Asylum presents the kind of journey John Clare might have taken in 1841 if, when he escaped the madhouse, he'd been traveling in his head rather than on his feet. Lola Haskins starts out with as little sense of direction as Clare had, and yet, after wandering all over the map, she too finally reaches her destination. The four sections in this book are where she rests for the night. The first looks tenderly at the cycle of human life. The second renders the world around her as if she were painting it. By the third, having lost her way, she turns to the supernatural and in the process is sometimes laugh-out-loud funny. The book ends as she finds it again and arrives in her dear north-west England, having learned from John Clare that she “can be homeless at home and half-gratified to find I can be happy anywhere.”
About the Author
Lola Haskins is the author of twelve books of poetry and three of prose. Among her honors are the Iowa Poetry Prize, two Florida Book Awards, two National Endowment for the Arts fellowships, several awards for narrative poetry, and the Emily Dickinson Prize from Poetry Society of America. She currently serves as Honorary Chancellor of the Florida State Poets Association. She divides her time between Gainesville, Florida and Skipton, North Yorkshire.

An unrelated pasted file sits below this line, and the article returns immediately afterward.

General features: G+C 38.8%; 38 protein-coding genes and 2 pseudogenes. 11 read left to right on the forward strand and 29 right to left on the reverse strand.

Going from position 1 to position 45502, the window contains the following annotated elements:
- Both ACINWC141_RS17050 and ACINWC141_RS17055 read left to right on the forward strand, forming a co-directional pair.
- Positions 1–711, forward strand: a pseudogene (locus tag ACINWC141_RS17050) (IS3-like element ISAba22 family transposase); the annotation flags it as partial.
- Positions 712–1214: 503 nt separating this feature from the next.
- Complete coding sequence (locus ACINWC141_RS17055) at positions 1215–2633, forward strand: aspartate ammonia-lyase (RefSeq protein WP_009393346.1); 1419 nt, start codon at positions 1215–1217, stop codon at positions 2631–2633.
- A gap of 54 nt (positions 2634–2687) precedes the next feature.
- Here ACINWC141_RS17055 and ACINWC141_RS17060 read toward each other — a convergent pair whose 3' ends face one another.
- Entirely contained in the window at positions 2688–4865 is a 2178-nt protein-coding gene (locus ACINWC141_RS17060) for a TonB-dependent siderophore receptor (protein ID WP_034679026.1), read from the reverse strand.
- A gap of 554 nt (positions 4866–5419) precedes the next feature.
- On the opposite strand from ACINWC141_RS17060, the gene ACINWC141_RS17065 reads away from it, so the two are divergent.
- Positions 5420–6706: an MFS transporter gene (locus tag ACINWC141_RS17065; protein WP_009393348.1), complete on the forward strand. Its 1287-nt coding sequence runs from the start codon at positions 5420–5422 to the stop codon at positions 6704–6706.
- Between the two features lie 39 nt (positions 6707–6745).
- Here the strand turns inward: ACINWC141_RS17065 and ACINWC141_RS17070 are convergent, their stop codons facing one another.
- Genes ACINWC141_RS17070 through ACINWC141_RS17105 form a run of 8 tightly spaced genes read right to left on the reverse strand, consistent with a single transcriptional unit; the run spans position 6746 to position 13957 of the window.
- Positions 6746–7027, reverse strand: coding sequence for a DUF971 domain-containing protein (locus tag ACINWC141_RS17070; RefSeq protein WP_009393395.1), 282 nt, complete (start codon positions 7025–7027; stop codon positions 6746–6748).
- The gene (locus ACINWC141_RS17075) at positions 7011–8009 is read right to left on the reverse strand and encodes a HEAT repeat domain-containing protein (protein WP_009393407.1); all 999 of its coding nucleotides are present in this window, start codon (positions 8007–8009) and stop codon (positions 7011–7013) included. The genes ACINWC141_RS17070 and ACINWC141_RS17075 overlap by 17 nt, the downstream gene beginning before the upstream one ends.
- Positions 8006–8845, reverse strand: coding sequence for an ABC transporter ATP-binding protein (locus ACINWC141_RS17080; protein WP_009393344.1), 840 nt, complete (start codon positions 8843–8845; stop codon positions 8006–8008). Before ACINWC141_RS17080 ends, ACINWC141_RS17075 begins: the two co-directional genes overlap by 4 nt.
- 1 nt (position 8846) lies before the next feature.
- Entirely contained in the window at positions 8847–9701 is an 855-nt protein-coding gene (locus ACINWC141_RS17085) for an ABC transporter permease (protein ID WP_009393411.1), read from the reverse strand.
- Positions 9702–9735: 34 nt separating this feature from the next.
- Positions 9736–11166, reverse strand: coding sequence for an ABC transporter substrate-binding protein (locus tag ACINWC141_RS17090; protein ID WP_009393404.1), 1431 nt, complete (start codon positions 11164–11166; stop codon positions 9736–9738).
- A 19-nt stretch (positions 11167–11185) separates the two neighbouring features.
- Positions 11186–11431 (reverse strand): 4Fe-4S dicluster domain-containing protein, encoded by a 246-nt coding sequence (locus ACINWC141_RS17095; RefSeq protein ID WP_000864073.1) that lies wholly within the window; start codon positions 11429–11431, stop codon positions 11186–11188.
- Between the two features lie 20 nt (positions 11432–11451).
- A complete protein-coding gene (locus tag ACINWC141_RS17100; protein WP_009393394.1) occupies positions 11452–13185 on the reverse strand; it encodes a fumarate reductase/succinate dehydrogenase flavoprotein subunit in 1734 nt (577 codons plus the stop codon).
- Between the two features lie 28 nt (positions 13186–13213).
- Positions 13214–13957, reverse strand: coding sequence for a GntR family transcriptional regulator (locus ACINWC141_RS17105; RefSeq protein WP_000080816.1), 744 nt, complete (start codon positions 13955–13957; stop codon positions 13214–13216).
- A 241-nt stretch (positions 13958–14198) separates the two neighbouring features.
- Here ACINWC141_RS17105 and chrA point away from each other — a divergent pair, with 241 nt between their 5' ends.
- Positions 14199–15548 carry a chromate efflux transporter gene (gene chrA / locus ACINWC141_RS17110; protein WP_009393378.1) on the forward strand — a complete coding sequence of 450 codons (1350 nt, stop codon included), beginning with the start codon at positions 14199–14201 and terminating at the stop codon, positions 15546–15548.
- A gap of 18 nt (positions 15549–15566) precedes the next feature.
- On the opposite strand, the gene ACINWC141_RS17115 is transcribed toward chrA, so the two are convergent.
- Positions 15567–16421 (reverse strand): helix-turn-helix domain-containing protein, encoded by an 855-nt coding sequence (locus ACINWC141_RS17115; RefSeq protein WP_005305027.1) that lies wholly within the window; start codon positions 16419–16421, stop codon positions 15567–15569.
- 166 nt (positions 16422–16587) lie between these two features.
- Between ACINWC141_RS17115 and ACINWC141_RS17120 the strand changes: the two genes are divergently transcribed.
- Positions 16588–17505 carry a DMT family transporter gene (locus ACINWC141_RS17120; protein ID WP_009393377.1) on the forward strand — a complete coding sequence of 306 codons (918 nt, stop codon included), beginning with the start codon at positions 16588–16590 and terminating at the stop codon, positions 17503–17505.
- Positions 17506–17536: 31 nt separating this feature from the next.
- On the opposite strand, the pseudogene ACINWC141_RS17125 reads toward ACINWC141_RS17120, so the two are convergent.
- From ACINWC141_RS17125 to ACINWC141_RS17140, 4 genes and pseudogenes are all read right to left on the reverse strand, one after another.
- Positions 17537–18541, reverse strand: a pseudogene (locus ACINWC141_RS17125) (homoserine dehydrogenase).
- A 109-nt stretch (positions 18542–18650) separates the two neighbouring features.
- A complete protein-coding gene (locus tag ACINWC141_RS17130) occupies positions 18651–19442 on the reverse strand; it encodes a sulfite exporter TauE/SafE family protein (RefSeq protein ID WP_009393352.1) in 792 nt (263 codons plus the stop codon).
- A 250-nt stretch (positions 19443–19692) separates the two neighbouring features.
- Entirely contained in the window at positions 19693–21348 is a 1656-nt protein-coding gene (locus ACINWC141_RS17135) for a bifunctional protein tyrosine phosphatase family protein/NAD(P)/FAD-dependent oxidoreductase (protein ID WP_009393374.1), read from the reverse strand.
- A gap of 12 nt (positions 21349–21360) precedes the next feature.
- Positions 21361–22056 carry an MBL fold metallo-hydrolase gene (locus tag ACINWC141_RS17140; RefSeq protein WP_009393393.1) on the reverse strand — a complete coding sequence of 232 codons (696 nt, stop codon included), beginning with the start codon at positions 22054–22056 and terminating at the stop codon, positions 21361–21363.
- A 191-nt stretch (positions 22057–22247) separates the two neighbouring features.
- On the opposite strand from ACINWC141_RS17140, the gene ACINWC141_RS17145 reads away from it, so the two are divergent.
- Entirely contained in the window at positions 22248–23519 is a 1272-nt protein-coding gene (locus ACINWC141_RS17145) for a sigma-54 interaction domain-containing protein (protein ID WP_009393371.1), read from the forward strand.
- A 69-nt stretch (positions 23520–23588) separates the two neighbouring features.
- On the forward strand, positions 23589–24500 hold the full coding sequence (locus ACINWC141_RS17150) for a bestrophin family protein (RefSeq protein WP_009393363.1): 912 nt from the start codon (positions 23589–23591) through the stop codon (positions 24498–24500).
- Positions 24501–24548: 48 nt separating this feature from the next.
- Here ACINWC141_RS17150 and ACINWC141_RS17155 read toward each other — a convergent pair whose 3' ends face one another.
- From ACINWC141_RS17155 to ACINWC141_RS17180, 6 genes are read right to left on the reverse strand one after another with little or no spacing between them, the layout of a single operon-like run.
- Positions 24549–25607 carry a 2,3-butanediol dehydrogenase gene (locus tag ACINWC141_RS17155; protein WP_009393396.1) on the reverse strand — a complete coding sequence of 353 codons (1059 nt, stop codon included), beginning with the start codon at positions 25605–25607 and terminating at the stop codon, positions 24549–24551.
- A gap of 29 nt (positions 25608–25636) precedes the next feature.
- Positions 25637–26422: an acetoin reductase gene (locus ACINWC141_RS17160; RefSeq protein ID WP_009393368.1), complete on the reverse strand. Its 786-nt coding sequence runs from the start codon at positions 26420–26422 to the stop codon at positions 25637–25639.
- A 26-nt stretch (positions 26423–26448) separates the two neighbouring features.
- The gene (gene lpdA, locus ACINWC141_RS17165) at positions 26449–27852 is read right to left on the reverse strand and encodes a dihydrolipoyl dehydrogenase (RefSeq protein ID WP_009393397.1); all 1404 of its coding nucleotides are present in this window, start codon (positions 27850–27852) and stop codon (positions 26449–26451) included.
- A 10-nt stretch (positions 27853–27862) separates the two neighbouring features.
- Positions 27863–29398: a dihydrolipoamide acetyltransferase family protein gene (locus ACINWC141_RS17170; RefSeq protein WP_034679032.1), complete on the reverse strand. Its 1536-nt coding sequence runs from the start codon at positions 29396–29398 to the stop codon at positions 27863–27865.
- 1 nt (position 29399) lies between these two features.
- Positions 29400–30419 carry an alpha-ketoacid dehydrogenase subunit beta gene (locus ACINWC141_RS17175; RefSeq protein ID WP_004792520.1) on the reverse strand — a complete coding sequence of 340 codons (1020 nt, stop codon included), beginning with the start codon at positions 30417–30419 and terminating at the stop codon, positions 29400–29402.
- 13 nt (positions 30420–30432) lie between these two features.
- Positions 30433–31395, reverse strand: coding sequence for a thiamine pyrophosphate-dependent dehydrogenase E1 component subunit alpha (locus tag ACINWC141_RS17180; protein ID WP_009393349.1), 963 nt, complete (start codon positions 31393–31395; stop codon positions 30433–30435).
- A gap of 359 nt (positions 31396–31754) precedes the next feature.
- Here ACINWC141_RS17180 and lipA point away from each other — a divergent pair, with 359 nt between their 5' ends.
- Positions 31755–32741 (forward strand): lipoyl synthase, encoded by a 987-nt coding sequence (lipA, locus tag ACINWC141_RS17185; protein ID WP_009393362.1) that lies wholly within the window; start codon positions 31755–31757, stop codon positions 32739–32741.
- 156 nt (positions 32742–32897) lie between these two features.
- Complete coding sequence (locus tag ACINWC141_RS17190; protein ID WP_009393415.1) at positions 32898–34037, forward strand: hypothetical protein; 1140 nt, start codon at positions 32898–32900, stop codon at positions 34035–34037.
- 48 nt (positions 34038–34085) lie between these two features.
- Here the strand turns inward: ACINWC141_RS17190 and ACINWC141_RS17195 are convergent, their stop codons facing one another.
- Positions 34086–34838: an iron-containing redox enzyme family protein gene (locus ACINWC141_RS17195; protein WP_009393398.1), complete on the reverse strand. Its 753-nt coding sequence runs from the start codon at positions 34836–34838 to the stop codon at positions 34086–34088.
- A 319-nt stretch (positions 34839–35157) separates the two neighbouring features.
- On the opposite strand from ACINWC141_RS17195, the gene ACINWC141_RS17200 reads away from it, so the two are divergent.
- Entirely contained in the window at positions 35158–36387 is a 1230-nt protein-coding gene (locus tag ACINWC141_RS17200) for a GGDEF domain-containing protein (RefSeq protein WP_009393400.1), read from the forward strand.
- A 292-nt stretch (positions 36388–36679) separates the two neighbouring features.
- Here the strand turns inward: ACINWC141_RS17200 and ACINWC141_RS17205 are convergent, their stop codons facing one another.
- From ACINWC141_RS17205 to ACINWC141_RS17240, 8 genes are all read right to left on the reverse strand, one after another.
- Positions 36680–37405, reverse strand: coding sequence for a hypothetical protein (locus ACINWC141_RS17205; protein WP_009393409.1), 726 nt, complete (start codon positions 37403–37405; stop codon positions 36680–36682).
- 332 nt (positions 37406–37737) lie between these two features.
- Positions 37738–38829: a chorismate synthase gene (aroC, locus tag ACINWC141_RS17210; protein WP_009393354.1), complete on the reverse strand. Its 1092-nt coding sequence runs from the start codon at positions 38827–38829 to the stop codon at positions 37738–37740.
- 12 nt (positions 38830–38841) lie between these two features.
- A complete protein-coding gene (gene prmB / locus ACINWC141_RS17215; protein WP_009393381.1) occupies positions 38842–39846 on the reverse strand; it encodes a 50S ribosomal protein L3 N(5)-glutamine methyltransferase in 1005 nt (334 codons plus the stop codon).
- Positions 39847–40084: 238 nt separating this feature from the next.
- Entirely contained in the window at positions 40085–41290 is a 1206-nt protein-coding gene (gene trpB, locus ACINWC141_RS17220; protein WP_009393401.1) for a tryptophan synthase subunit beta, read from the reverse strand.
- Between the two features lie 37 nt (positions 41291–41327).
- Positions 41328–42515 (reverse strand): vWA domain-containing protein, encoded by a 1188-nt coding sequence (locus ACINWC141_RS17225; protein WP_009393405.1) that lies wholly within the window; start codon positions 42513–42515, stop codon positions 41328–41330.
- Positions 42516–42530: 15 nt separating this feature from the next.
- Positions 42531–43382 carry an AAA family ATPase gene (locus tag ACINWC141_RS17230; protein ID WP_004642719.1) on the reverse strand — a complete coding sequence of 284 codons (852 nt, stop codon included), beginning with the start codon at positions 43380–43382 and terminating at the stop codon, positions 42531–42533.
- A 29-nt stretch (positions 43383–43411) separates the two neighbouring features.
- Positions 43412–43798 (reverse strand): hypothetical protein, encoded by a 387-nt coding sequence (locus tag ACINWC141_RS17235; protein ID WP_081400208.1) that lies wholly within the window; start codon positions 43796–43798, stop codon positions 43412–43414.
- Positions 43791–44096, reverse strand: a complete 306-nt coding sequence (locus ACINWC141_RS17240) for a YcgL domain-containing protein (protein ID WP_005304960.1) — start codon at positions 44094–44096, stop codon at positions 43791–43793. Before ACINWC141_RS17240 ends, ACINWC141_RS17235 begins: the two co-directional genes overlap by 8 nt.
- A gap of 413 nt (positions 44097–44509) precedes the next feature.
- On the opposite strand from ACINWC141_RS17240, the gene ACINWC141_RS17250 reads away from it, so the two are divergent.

“Lola Haskins writes with the startling freedom and grace of a kite flying and with the variety and assurance of invention that reveal, in image after image, the dream of the waking world.” —W.S. Merwin
“Ms. Haskins has the wide-eyed power to be tender, vulnerable, and exact. She noses through her amazing world like a baby tortoise, feeling her contours with delicate feet and finding everything weird, and still marvelous.” —George Macbeth
“Insightful and beautifully written, Lola Haskins' poetry is as beguiling as the Florida creeks, tupelo trees, and wading birds that grace its pages. Trusting equally in pen and paddle, Haskins perfectly invokes the blink of rain on a lake's surface, the moment when a river's color shifts from clear to amber. In Lola Haskins, water has its own Poet Laureate.” —Cynthia Barnett
“Haskins’ work here is spare, honed to a sharp and flinty precision. She travels deep into Clare’s mind and spirit to reveal profound and deeply moving illuminations about his—and her own—spiritual core.” —South Florida Poetry Review
“Anchored by Clare’s text, the poems in Asylum range widely— geographically, emotionally, and technically—and this large-hearted flexibility and suppleness is one of the book’s many gifts.” —Salamander